The real story behind the McGuinty wage freeze
Starting this year, the Premier of Ontario is asking one million provincial public workers to accept a two-year wage freeze. He says the freeze will protect services and save jobs. He says it will help pay down the deficit. He says provincial workers have had pay raises for too long.
The real story is very different. Here’s what you need to know:
The wage freeze is not a “freeze”
A wage “freeze” sounds like your family’s income stays the same. It doesn’t. A freeze means your wages are cut by the rate of inflation. Right now, that means a freeze would cost you two per cent of your pay in year one; it would cost you four per cent in year two.
This is not spare change. If you make $40,000 a year, a four per cent cut is $1,600. And even when the freeze ends, that amount will still be missing from your pay in the years ahead. You could be playing catch-up for a long, long time.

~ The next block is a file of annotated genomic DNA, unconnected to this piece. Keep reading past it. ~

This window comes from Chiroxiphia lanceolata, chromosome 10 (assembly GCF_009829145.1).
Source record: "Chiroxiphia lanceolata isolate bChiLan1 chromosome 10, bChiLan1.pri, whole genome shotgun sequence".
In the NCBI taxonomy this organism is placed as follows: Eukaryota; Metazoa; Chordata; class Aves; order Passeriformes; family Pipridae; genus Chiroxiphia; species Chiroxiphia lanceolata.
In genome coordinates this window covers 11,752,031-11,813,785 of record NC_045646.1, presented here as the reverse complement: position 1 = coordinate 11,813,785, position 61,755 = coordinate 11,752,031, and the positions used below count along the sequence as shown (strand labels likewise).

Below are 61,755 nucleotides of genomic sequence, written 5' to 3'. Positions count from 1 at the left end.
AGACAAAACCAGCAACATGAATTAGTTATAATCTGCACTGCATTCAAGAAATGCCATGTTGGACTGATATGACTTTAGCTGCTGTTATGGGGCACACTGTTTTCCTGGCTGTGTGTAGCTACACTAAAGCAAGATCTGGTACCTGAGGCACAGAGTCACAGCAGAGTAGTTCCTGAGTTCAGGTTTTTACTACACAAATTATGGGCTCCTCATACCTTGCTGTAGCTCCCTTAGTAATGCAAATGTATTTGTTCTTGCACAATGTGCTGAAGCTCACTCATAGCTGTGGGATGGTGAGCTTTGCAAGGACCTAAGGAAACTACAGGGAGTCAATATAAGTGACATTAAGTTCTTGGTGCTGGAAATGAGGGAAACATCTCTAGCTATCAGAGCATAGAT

The wage freeze is not fair
Under McGuinty’s plan, a group home worker earning $25,000 a year will pay $1,000 a year to fight the deficit. The investment banker who made $12 million last year won’t pay one penny extra.
It’s simply not fair.
Another way it’s not fair? The wage freeze hits women hardest. For every dollar a man makes in Ontario, a woman makes 85 cents. Women make up more than 60 per cent of public employees (it’s 82 per cent in health care and social services). The wage freeze will push down average women’s wages in every Ontario community.
Ontario’s budget deficit was caused by a global recession, not your wages. It’s not fair to make public workers be the only ones who pay.
Public sector raises have trailed the private sector
Despite what the Premier says, your pay is not going up too fast.
Public sector wages have risen lately, but only after years of losses. Public sector wages (after inflation) dropped sharply in the 1990s. Wages did recover, but it took 16 years. The typical public worker earned the same pay in 2008 as she did in 1992. Public sector wage settlements since 1992 are four per cent behind those in the private sector.
YOUR money will pay for corporate tax cuts